“ That’s long been a worry about these cyber operations, that unless there’s at least enough sharing or agreement on those rules of the road, we might end up stumbling into a conflict. ”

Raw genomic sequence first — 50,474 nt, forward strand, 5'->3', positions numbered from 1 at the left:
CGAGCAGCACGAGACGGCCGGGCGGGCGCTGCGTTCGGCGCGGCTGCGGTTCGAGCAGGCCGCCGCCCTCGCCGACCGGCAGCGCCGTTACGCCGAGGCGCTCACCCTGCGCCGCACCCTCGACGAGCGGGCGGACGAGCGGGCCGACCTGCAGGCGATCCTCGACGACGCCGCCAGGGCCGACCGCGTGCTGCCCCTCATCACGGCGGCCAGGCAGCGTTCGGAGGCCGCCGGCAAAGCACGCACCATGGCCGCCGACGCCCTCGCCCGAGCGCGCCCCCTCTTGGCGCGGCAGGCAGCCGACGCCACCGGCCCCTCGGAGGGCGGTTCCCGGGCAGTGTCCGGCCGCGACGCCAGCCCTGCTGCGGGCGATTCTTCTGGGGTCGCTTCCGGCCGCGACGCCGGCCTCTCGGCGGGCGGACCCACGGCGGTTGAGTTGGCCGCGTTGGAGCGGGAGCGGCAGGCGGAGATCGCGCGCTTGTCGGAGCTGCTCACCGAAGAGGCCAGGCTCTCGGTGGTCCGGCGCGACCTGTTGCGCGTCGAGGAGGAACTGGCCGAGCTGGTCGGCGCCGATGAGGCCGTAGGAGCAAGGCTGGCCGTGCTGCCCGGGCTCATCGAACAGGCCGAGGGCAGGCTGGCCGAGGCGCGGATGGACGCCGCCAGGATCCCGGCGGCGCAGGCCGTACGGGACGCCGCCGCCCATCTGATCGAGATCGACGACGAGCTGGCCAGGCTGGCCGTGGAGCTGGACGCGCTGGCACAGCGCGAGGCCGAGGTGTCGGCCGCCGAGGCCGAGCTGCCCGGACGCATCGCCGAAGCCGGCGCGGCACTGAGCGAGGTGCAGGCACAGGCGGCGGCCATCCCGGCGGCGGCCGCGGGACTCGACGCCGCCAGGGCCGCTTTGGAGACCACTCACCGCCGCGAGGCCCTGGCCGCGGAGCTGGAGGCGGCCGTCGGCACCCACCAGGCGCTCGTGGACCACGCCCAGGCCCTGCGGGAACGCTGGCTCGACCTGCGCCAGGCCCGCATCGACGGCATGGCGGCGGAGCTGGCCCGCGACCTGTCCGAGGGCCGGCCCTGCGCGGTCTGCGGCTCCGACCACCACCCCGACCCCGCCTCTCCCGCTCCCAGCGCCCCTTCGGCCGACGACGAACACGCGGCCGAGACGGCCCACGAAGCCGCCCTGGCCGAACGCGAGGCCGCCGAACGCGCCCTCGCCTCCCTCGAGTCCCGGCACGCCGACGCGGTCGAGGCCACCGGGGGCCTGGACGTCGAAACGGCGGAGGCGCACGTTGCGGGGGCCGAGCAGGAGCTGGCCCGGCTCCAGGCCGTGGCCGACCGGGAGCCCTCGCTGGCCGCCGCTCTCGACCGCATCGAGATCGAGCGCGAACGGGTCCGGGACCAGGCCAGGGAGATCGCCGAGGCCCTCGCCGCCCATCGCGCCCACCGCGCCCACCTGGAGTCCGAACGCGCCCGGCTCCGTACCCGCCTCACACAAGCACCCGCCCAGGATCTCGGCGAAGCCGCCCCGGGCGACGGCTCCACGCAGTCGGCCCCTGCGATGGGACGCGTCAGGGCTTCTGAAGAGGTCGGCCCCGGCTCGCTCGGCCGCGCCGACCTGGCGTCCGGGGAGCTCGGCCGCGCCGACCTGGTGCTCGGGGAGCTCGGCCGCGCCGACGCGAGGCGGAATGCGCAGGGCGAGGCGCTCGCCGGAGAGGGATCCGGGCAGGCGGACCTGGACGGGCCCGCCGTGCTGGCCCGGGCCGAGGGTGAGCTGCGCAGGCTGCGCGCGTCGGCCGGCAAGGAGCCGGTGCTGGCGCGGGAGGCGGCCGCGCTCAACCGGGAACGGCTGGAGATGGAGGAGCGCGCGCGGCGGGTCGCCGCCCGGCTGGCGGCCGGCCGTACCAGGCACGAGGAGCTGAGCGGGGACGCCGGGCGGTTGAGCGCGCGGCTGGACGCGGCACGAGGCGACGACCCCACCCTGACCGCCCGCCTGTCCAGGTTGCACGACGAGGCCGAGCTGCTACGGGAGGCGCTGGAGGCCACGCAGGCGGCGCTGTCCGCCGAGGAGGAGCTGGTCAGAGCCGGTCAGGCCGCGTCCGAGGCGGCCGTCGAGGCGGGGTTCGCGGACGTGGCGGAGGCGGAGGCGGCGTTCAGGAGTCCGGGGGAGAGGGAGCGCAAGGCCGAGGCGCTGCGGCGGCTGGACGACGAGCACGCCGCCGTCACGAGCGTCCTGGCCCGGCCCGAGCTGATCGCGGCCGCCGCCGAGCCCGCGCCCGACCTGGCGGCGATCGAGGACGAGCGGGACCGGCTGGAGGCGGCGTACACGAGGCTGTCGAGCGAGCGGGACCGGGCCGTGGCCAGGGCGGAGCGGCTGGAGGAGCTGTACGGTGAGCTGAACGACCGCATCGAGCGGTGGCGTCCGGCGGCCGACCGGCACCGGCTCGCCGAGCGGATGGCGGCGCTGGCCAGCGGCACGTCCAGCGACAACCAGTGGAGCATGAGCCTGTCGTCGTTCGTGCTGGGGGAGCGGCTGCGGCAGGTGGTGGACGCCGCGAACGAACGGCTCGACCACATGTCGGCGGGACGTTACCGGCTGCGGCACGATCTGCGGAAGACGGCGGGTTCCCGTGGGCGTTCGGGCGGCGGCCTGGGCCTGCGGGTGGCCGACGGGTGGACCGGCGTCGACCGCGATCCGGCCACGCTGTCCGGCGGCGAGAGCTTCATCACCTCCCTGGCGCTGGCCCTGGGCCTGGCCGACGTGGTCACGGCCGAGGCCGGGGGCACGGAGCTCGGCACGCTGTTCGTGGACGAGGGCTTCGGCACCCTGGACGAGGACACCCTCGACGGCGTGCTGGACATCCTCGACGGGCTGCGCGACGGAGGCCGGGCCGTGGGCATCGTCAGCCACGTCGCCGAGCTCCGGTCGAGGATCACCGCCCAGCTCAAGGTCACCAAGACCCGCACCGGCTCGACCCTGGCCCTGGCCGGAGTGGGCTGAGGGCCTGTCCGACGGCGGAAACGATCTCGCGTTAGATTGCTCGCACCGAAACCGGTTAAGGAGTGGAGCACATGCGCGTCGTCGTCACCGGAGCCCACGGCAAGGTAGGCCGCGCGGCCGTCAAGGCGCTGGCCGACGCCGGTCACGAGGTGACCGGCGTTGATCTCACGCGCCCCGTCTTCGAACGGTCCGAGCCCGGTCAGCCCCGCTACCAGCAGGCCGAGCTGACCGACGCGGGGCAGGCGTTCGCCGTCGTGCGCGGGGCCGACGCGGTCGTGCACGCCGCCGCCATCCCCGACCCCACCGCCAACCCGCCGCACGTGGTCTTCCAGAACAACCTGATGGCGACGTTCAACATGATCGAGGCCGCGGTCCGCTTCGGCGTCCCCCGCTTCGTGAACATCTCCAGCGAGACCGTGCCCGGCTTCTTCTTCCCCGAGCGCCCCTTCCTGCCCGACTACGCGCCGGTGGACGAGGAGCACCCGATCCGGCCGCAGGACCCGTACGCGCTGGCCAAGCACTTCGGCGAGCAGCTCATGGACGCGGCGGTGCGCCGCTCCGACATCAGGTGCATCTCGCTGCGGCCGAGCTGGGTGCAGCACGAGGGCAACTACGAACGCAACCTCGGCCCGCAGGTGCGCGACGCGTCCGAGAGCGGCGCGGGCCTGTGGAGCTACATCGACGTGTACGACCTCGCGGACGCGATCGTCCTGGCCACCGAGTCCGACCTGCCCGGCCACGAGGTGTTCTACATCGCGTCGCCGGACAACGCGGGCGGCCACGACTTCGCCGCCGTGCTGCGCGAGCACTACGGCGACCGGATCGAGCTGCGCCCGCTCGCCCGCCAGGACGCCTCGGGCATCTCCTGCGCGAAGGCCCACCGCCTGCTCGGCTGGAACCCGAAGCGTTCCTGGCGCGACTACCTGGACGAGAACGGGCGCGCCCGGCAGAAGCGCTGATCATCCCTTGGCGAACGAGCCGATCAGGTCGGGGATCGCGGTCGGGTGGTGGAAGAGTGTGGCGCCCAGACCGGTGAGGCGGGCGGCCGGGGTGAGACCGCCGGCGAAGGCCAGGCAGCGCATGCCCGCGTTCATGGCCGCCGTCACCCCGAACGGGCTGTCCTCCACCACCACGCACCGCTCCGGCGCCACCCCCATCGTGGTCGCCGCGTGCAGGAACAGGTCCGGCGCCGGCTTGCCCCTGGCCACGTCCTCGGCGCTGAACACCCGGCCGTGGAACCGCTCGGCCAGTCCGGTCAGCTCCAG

Duncan B. Hollis is the Laura H. Carnell Professor of Law at Temple Law School. His scholarship engages with issues of international law, interpretation, and cybersecurity, with a particular emphasis on treaties, norms, and other forms of international regulation. Hollis is currently a non-resident Scholar at the Carnegie Endowment for International Peace and an elected member of the American Law Institute, where he served as an Adviser on its project to draft a Fourth Restatement on the Foreign Relations Law of the United States. In 2016, he was elected by the General Assembly of the Organization of the American States to a four-year term on the OAS’s Inter-American Juridical Committee. There, he has served as the Rapporteur on binding and non-binding agreements as well as the Rapporteur on improving the transparency of State views on international law’s application to cyberspace. Hollis has also served as a Senior Fellow at Melbourne Law School, a Visiting Professor at LUISS Università Guido Carli, and a Visiting Scholar at the University of Pennsylvania’s Perry World House. For more than a decade he was a regular contributor to the international law blog, Opinio Juris. Professor Hollis’s books include The Oxford Guide to Treaties (OUP, 2nd ed., 2020), International Law (with Allen Weiner), and Defending Democracies: Combatting Foreign Election Interference in a Digital Age (OUP, 2020). His articles have appeared in various journals and books.